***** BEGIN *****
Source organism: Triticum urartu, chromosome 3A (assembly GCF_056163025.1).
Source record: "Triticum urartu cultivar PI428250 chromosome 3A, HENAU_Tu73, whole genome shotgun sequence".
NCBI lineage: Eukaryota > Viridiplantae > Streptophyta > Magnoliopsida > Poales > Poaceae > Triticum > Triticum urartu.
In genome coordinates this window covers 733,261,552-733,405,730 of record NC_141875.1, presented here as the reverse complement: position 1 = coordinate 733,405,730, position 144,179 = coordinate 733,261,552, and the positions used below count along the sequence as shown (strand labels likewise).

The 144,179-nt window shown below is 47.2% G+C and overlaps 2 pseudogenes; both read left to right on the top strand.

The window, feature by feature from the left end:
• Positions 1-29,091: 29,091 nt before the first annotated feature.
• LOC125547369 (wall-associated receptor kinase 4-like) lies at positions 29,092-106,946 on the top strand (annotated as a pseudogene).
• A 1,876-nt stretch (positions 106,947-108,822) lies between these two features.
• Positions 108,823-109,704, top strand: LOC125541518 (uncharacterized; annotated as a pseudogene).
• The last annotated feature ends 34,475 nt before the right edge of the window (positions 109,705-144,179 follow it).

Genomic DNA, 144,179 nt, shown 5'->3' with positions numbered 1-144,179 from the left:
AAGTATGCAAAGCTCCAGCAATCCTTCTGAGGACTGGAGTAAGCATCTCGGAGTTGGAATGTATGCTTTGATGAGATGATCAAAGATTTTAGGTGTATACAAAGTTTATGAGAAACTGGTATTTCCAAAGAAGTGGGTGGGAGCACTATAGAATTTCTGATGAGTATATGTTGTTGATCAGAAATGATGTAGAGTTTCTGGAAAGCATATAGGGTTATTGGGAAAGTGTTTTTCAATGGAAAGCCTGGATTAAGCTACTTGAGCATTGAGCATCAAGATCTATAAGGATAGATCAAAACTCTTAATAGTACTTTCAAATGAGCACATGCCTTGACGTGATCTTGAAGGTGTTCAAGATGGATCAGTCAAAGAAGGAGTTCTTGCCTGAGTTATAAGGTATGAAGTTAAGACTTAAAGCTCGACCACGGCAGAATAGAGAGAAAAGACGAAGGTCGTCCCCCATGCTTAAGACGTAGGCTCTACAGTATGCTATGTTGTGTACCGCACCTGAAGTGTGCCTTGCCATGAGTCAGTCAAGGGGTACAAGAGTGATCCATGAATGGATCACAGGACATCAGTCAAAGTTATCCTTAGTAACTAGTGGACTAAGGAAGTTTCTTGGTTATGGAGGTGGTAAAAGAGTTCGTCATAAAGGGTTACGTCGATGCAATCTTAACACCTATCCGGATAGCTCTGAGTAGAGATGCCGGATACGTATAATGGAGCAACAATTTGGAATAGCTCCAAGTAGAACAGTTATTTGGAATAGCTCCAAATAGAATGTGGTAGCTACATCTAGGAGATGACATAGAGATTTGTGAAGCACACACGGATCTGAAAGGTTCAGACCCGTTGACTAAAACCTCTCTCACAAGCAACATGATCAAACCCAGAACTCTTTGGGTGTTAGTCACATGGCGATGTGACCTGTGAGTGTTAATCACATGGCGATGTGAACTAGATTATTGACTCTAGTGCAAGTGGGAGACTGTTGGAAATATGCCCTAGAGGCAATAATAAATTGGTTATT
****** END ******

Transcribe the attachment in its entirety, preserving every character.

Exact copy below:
Source organism: Triticum urartu, chromosome 3A (assembly GCF_056163025.1).
Source record: "Triticum urartu cultivar PI428250 chromosome 3A, HENAU_Tu73, whole genome shotgun sequence".
NCBI lineage: Eukaryota > Viridiplantae > Streptophyta > Magnoliopsida > Poales > Poaceae > Triticum > Triticum urartu.
In genome coordinates this window covers 733,261,552-733,405,730 of record NC_141875.1, presented here as the reverse complement: position 1 = coordinate 733,405,730, position 144,179 = coordinate 733,261,552, and the positions used below count along the sequence as shown (strand labels likewise).

The 144,179-nt window shown below is 47.2% G+C and overlaps 2 pseudogenes; both read left to right on the top strand.

The window, feature by feature from the left end:
• Positions 1-29,091: 29,091 nt before the first annotated feature.
• LOC125547369 (wall-associated receptor kinase 4-like) lies at positions 29,092-106,946 on the top strand (annotated as a pseudogene).
• A 1,876-nt stretch (positions 106,947-108,822) lies between these two features.
• Positions 108,823-109,704, top strand: LOC125541518 (uncharacterized; annotated as a pseudogene).
• The last annotated feature ends 34,475 nt before the right edge of the window (positions 109,705-144,179 follow it).

Genomic DNA, 144,179 nt, shown 5'->3' with positions numbered 1-144,179 from the left:
AAGTATGCAAAGCTCCAGCAATCCTTCTGAGGACTGGAGTAAGCATCTCGGAGTTGGAATGTATGCTTTGATGAGATGATCAAAGATTTTAGGTGTATACAAAGTTTATGAGAAACTGGTATTTCCAAAGAAGTGGGTGGGAGCACTATAGAATTTCTGATGAGTATATGTTGTTGATCAGAAATGATGTAGAGTTTCTGGAAAGCATATAGGGTTATTGGGAAAGTGTTTTTCAATGGAAAGCCTGGATTAAGCTACTTGAGCATTGAGCATCAAGATCTATAAGGATAGATCAAAACTCTTAATAGTACTTTCAAATGAGCACATGCCTTGACGTGATCTTGAAGGTGTTCAAGATGGATCAGTCAAAGAAGGAGTTCTTGCCTGAGTTATAAGGTATGAAGTTAAGACTTAAAGCTCGACCACGGCAGAATAGAGAGAAAAGACGAAGGTCGTCCCCCATGCTTAAGACGTAGGCTCTACAGTATGCTATGTTGTGTACCGCACCTGAAGTGTGCCTTGCCATGAGTCAGTCAAGGGGTACAAGAGTGATCCATGAATGGATCACAGGACATCAGTCAAAGTTATCCTTAGTAACTAGTGGACTAAGGAAGTTTCTTGGTTATGGAGGTGGTAAAAGAGTTCGTCATAAAGGGTTACGTCGATGCAATCTTAACACCTATCCGGATAGCTCTGAGTAGAGATGCCGGATACGTATAATGGAGCAACAATTTGGAATAGCTCCAAGTAGAACAGTTATTTGGAATAGCTCCAAATAGAATGTGGTAGCTACATCTAGGAGATGACATAGAGATTTGTGAAGCACACACGGATCTGAAAGGTTCAGACCCGTTGACTAAAACCTCTCTCACAAGCAACATGATCAAACCCAGAACTCTTTGGGTGTTAGTCACATGGCGATGTGACCTGTGAGTGTTAATCACATGGCGATGTGAACTAGATTATTGACTCTAGTGCAAGTGGGAGACTGTTGGAAATATGCCCTAGAGGCAATAATAAATTGGTTATT